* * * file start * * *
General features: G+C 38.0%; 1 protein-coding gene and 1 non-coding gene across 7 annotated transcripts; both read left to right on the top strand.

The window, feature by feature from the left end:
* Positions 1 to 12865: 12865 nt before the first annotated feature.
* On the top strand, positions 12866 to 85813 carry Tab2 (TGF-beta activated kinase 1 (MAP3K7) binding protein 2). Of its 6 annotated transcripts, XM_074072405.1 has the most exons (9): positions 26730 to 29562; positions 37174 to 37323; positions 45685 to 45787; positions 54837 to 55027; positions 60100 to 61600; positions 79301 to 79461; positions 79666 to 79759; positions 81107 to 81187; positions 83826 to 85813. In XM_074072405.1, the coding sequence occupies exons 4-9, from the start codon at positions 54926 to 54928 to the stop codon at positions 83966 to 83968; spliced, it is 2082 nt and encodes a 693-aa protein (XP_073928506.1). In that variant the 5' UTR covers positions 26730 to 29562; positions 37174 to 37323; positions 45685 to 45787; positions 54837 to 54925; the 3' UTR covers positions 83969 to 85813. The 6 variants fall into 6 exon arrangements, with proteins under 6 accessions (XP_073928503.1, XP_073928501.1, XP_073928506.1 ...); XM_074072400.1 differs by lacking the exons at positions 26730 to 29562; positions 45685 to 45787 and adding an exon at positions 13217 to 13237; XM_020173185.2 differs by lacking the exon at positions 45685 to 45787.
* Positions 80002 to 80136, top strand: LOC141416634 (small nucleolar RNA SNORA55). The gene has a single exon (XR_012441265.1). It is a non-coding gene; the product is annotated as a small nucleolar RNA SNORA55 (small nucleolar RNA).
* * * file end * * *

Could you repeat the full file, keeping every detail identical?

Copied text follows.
General features: G+C 38.0%; 1 protein-coding gene and 1 non-coding gene across 7 annotated transcripts; both read left to right on the top strand.

The window, feature by feature from the left end:
* Positions 1 to 12865: 12865 nt before the first annotated feature.
* On the top strand, positions 12866 to 85813 carry Tab2 (TGF-beta activated kinase 1 (MAP3K7) binding protein 2). Of its 6 annotated transcripts, XM_074072405.1 has the most exons (9): positions 26730 to 29562; positions 37174 to 37323; positions 45685 to 45787; positions 54837 to 55027; positions 60100 to 61600; positions 79301 to 79461; positions 79666 to 79759; positions 81107 to 81187; positions 83826 to 85813. In XM_074072405.1, the coding sequence occupies exons 4-9, from the start codon at positions 54926 to 54928 to the stop codon at positions 83966 to 83968; spliced, it is 2082 nt and encodes a 693-aa protein (XP_073928506.1). In that variant the 5' UTR covers positions 26730 to 29562; positions 37174 to 37323; positions 45685 to 45787; positions 54837 to 54925; the 3' UTR covers positions 83969 to 85813. The 6 variants fall into 6 exon arrangements, with proteins under 6 accessions (XP_073928503.1, XP_073928501.1, XP_073928506.1 ...); XM_074072400.1 differs by lacking the exons at positions 26730 to 29562; positions 45685 to 45787 and adding an exon at positions 13217 to 13237; XM_020173185.2 differs by lacking the exon at positions 45685 to 45787.
* Positions 80002 to 80136, top strand: LOC141416634 (small nucleolar RNA SNORA55). The gene has a single exon (XR_012441265.1). It is a non-coding gene; the product is annotated as a small nucleolar RNA SNORA55 (small nucleolar RNA).